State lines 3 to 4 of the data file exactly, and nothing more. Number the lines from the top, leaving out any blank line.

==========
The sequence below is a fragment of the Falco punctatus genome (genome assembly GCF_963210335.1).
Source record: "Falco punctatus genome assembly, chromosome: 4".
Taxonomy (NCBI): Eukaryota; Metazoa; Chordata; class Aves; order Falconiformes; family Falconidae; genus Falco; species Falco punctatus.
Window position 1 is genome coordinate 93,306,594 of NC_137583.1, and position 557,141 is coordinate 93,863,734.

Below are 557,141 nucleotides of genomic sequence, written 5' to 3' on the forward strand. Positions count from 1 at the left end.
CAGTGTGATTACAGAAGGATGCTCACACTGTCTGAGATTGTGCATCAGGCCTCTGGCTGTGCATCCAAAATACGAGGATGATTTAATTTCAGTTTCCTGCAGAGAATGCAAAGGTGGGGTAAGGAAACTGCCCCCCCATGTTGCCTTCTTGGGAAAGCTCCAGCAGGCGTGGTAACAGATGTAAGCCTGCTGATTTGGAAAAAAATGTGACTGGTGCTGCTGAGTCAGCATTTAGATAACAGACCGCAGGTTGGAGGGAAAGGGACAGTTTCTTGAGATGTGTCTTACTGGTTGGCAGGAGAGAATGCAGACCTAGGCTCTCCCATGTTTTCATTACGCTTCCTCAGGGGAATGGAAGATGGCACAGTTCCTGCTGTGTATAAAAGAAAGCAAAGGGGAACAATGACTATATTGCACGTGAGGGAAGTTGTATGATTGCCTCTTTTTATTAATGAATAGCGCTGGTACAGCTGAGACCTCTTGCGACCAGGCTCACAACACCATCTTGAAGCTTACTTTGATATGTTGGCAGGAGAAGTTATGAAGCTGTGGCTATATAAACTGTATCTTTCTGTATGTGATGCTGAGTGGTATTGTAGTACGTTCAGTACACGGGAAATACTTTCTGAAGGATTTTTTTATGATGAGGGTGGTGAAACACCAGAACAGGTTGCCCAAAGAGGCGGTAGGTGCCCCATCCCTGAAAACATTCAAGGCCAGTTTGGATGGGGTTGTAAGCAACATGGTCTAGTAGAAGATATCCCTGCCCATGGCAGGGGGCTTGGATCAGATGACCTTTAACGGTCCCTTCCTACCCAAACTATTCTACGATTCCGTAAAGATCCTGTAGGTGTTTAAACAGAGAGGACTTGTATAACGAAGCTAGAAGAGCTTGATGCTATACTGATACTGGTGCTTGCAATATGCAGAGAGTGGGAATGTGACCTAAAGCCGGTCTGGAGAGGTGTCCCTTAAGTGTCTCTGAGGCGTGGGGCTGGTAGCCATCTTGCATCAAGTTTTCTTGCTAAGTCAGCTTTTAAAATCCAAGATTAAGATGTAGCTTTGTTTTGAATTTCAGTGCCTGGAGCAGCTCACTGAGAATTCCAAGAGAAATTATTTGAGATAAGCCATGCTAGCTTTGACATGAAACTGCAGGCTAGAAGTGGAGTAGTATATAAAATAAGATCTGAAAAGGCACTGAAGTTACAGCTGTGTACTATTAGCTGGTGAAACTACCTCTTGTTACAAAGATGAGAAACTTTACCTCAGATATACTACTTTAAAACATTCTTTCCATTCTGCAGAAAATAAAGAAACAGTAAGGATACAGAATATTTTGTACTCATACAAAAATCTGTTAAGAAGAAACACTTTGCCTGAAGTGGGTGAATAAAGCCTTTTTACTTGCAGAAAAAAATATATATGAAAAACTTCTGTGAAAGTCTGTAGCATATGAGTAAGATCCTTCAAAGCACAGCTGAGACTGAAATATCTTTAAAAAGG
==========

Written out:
Taxonomy (NCBI): Eukaryota; Metazoa; Chordata; class Aves; order Falconiformes; family Falconidae; genus Falco; species Falco punctatus.
Window position 1 is genome coordinate 93,306,594 of NC_137583.1, and position 557,141 is coordinate 93,863,734.